On August 16, 2018, the Federal Circuit issued an order to hear the matter en banc and then make its decision. Therefore, the en banc oral argument took place on December 7, 2018. Today, January 29th 2019, the Federal Circuit issued its decision.
Federal Circuit Reverses the CAVC’s Decision and Overturns Haas
The Federal Circuit considered VA’s interpretation of § 1116 in Haas v. Peake and decided whether “service in the Republic of Vietnam” required presence on the landmass or inland waterways of the Republic of Vietnam. Ultimately, the Federal Circuit held that the unambiguous language of 38 USC § 1116 entitled Mr. Procopio to a presumption of service connection for his prostate cancer and diabetes mellitus. Moreover, the Federal Circuit determined the “Republic of Vietnam” includes the waters offshore, thereby including Blue Water Navy veterans in the presumption of exposure. Specifically, the Federal Circuit found that the intent of Congress is clear from its use of the term “in the Republic of Vietnam”, which under all available international law includes both its landmass and its territorial seas. This was true in 1991 when Congress adopted the Agent Orange Act, and the government has pointed to no law to the contrary.
VA argued the opposite, asserting that it was ambiguous whether Congress intended to impose the boots-on-the-ground requirement. Namely, VA claimed that 38 CFR §§ 3.311 and 3.313, which it developed after § 1116, constituted this requirement. § 3.311 grants a presumption of service connection for “service in the waters offshore and service in other locations, if the conditions of service involved duty or visitation in the Republic of Vietnam. Additionally, § 3.313 grants the presumption for “service in the waters offshore or service in other locations if the conditions of service involved duty or visitation in Vietnam”. However, the Federal Circuit was not persuaded by this argument. It maintained that even if the regulations were read in the way VA proposes, it still does not impose the boots-on-the-ground requirement as it still covers everyone whose service included duty or visitation “in the Republic of Vietnam”, which embraces the territorial seas. The Federal Circuit also held that the government failed to cite any instance in which the unmodified use of a formal sovereign name, such as the Republic of Vietnam, has been construed to not include its territorial sea. Therefore, the Federal Circuit would not read into § 1116 an ambiguity that relied on a distinction between §§ 3.311 and 3.313 made by VA only after § 1116 was adopted.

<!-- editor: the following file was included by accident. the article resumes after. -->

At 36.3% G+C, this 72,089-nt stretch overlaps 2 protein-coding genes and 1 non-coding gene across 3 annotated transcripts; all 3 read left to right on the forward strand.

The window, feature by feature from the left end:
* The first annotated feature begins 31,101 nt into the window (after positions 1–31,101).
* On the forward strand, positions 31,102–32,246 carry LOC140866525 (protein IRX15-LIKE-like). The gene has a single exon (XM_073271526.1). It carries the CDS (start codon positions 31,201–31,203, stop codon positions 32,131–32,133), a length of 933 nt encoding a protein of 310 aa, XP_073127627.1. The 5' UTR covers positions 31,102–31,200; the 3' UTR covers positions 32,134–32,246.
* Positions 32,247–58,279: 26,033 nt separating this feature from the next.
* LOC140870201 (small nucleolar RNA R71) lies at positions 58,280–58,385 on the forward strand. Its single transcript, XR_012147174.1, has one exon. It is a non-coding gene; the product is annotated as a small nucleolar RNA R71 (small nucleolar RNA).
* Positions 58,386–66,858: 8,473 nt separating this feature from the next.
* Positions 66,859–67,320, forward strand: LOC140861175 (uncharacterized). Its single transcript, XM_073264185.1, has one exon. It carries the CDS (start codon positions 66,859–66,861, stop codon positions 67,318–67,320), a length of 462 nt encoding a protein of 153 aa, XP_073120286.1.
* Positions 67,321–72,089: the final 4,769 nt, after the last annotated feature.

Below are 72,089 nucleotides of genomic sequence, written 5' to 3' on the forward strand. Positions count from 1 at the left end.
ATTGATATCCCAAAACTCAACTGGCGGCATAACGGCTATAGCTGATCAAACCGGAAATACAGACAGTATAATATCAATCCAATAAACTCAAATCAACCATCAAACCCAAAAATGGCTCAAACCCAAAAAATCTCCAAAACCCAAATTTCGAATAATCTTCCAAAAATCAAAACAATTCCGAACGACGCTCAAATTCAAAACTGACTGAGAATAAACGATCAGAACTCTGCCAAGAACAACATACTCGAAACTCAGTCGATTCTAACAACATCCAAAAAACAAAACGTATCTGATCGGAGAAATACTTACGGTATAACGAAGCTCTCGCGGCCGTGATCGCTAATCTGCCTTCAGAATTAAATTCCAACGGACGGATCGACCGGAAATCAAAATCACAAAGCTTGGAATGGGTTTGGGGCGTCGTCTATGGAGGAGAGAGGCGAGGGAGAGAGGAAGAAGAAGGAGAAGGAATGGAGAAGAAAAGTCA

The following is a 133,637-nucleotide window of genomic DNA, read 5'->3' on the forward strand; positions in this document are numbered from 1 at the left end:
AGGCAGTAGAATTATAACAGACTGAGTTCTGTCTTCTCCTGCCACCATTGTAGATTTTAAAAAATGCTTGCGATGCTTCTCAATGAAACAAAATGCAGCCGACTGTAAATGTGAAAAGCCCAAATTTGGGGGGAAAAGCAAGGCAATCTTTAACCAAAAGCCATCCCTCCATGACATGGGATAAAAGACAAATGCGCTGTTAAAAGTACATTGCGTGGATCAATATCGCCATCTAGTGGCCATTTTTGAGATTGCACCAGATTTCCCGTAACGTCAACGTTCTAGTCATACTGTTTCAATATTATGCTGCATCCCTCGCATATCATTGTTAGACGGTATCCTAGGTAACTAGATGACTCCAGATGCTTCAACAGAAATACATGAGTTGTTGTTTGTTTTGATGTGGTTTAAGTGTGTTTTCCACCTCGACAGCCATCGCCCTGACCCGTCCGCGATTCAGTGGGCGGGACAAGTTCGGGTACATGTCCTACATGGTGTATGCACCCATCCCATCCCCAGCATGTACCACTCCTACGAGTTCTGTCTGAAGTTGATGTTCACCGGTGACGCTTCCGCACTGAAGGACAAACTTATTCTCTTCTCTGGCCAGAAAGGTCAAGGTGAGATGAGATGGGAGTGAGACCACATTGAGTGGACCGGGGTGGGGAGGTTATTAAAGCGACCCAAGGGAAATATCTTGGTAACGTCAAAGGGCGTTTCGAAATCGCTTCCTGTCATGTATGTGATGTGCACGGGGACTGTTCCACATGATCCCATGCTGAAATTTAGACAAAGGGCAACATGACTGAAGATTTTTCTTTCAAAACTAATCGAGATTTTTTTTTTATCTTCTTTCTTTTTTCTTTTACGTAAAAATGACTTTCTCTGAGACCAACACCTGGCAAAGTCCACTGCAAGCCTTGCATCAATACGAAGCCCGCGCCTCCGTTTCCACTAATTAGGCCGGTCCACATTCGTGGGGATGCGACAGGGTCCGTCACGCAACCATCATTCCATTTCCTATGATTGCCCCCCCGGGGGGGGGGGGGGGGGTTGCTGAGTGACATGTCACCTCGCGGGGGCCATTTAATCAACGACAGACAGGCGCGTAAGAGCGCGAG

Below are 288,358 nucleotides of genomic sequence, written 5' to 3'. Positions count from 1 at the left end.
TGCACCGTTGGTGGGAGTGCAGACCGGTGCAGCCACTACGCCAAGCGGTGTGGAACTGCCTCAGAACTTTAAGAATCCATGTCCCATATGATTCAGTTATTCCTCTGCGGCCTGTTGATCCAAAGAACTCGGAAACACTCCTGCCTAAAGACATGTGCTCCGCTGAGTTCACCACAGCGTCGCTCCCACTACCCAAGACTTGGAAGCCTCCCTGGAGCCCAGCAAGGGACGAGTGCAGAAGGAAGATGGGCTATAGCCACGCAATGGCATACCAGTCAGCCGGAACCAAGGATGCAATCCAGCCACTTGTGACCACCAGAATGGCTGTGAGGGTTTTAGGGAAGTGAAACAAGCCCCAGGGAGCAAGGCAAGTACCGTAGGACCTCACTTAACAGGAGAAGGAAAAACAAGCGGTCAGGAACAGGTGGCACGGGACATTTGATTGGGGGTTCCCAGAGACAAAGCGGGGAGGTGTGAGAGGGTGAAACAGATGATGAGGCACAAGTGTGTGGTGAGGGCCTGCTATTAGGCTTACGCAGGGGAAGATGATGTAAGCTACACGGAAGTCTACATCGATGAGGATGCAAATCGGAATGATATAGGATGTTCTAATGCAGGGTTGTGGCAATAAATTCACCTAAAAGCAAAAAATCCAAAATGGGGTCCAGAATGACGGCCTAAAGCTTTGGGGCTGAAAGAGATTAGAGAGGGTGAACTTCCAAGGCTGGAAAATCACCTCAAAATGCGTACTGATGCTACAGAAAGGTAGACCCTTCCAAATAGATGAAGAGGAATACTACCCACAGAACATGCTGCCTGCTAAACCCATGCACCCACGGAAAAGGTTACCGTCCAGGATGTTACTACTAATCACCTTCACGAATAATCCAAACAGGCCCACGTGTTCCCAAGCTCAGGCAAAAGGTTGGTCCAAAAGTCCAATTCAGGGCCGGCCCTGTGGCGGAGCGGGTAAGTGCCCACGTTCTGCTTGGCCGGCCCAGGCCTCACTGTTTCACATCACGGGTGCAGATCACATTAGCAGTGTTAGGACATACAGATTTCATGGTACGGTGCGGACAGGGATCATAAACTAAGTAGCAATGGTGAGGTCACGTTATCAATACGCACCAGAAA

Accordingly, the denial in Mr. Procopio’s case was reversed to award service connection for his prostate cancer and diabetes mellitus, and Haas was overruled to include Blue Water Navy veterans under the presumption of herbicide agent exposure. In this precedential decision, no judge determined that Mr. Procopio should be denied benefits under § 1116. One concurrence concludes that § 1116 is ambiguous but found VA’s interpretation unreasonable. Additionally, the dissent concludes that § 1116 is ambiguous but claims it is “premature” to decide whether the agency’s interpretation is unreasonable. Regardless, the majority opinion contributed to a decision that greatly benefits Blue Water Navy veterans.
Blue Water Navy Veterans Going Forward
The decision in Procopio v. Wilkie is very significant for Blue Water Navy veterans as it overrules the interpretation of the regulation that previously excluded them from obtaining presumptive benefits for herbicide agent exposure. Now, many more veterans are eligible for VA disability compensation and have an easier path to getting the benefits to which they are rightfully entitled. It is estimated that there are between 50,000 and 90,000 Blue Water veterans that will be positively affected by this decision.
Legal Help for Blue Water Navy Veterans
If you have received an unfavorable decision on your VA disability claim, our attorneys may be able to help. Chisholm Chisholm & Kilpatrick LTD has been representing veterans for over 20 years. Contact us today for a free consultation at 800-544-9144.